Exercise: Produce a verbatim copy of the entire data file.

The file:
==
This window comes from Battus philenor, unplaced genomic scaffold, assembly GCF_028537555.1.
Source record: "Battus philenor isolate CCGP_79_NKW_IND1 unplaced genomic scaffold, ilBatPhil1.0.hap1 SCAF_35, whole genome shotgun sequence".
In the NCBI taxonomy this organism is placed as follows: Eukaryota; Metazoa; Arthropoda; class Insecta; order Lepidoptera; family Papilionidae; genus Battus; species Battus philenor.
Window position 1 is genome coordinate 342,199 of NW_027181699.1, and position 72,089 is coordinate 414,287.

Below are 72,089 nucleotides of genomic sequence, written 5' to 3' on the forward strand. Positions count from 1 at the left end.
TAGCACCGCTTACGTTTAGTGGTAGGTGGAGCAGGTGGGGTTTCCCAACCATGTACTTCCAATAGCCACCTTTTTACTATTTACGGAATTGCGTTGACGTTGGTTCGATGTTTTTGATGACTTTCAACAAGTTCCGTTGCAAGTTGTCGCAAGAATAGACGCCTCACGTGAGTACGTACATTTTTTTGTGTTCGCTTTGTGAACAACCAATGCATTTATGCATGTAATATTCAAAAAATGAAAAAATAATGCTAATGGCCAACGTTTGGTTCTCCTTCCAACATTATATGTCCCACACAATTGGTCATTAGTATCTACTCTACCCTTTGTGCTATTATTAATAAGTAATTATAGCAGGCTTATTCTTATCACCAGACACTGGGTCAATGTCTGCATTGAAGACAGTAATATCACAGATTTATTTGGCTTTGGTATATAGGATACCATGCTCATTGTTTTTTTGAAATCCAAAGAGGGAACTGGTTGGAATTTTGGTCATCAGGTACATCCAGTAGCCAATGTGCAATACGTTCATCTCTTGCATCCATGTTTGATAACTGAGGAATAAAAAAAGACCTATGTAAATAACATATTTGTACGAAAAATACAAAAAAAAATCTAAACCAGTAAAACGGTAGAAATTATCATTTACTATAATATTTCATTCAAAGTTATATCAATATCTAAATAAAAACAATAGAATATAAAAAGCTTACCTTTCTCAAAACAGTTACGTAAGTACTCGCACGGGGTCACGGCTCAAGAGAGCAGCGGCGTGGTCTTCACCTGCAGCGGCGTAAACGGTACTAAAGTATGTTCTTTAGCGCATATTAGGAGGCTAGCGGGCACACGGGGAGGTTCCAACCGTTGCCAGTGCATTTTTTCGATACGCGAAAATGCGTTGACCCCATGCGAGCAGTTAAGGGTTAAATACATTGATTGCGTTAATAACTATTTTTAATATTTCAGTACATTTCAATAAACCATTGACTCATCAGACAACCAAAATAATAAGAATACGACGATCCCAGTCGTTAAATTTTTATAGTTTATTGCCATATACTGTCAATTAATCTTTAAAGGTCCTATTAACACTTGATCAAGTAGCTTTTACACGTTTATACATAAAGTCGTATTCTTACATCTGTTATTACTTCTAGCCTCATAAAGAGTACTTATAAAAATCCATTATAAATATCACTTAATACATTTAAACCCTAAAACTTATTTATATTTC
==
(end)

This window comes from Battus philenor, unplaced genomic scaffold, assembly GCF_028537555.1.
Source record: "Battus philenor isolate CCGP_79_NKW_IND1 unplaced genomic scaffold, ilBatPhil1.0.hap1 SCAF_35, whole genome shotgun sequence".
In the NCBI taxonomy this organism is placed as follows: Eukaryota; Metazoa; Arthropoda; class Insecta; order Lepidoptera; family Papilionidae; genus Battus; species Battus philenor.
Window position 1 is genome coordinate 342,199 of NW_027181699.1, and position 72,089 is coordinate 414,287.

Below are 72,089 nucleotides of genomic sequence, written 5' to 3' on the forward strand. Positions count from 1 at the left end.
TAGCACCGCTTACGTTTAGTGGTAGGTGGAGCAGGTGGGGTTTCCCAACCATGTACTTCCAATAGCCACCTTTTTACTATTTACGGAATTGCGTTGACGTTGGTTCGATGTTTTTGATGACTTTCAACAAGTTCCGTTGCAAGTTGTCGCAAGAATAGACGCCTCACGTGAGTACGTACATTTTTTTGTGTTCGCTTTGTGAACAACCAATGCATTTATGCATGTAATATTCAAAAAATGAAAAAATAATGCTAATGGCCAACGTTTGGTTCTCCTTCCAACATTATATGTCCCACACAATTGGTCATTAGTATCTACTCTACCCTTTGTGCTATTATTAATAAGTAATTATAGCAGGCTTATTCTTATCACCAGACACTGGGTCAATGTCTGCATTGAAGACAGTAATATCACAGATTTATTTGGCTTTGGTATATAGGATACCATGCTCATTGTTTTTTTGAAATCCAAAGAGGGAACTGGTTGGAATTTTGGTCATCAGGTACATCCAGTAGCCAATGTGCAATACGTTCATCTCTTGCATCCATGTTTGATAACTGAGGAATAAAAAAAGACCTATGTAAATAACATATTTGTACGAAAAATACAAAAAAAAATCTAAACCAGTAAAACGGTAGAAATTATCATTTACTATAATATTTCATTCAAAGTTATATCAATATCTAAATAAAAACAATAGAATATAAAAAGCTTACCTTTCTCAAAACAGTTACGTAAGTACTCGCACGGGGTCACGGCTCAAGAGAGCAGCGGCGTGGTCTTCACCTGCAGCGGCGTAAACGGTACTAAAGTATGTTCTTTAGCGCATATTAGGAGGCTAGCGGGCACACGGGGAGGTTCCAACCGTTGCCAGTGCATTTTTTCGATACGCGAAAATGCGTTGACCCCATGCGAGCAGTTAAGGGTTAAATACATTGATTGCGTTAATAACTATTTTTAATATTTCAGTACATTTCAATAAACCATTGACTCATCAGACAACCAAAATAATAAGAATACGACGATCCCAGTCGTTAAATTTTTATAGTTTATTGCCATATACTGTCAATTAATCTTTAAAGGTCCTATTAACACTTGATCAAGTAGCTTTTACACGTTTATACATAAAGTCGTATTCTTACATCTGTTATTACTTCTAGCCTCATAAAGAGTACTTATAAAAATCCATTATAAATATCACTTAATACATTTAAACCCTAAAACTTATTTATATTTC